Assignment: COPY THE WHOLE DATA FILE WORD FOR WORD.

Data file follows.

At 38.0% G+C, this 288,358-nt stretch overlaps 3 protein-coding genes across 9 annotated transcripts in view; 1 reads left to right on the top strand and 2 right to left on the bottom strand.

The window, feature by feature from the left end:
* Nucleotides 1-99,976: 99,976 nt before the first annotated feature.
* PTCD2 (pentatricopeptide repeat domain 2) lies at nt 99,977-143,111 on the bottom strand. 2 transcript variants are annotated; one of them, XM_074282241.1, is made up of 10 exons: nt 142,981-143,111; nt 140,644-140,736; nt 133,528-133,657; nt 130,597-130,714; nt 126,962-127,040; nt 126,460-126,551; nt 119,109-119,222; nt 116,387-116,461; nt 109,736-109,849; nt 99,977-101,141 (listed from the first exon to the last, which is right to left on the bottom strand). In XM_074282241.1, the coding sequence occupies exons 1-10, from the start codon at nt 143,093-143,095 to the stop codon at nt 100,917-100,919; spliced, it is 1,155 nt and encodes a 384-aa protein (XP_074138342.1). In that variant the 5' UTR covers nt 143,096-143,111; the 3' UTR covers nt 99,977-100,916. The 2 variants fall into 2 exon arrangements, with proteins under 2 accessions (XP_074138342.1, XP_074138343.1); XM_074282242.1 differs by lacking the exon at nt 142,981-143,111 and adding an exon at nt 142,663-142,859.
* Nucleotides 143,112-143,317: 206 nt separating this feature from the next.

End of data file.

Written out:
At 38.0% G+C, this 288,358-nt stretch overlaps 3 protein-coding genes across 9 annotated transcripts in view; 1 reads left to right on the top strand and 2 right to left on the bottom strand.

The window, feature by feature from the left end:
* Nucleotides 1-99,976: 99,976 nt before the first annotated feature.
* PTCD2 (pentatricopeptide repeat domain 2) lies at nt 99,977-143,111 on the bottom strand. 2 transcript variants are annotated; one of them, XM_074282241.1, is made up of 10 exons: nt 142,981-143,111; nt 140,644-140,736; nt 133,528-133,657; nt 130,597-130,714; nt 126,962-127,040; nt 126,460-126,551; nt 119,109-119,222; nt 116,387-116,461; nt 109,736-109,849; nt 99,977-101,141 (listed from the first exon to the last, which is right to left on the bottom strand). In XM_074282241.1, the coding sequence occupies exons 1-10, from the start codon at nt 143,093-143,095 to the stop codon at nt 100,917-100,919; spliced, it is 1,155 nt and encodes a 384-aa protein (XP_074138342.1). In that variant the 5' UTR covers nt 143,096-143,111; the 3' UTR covers nt 99,977-100,916. The 2 variants fall into 2 exon arrangements, with proteins under 2 accessions (XP_074138342.1, XP_074138343.1); XM_074282242.1 differs by lacking the exon at nt 142,981-143,111 and adding an exon at nt 142,663-142,859.
* Nucleotides 143,112-143,317: 206 nt separating this feature from the next.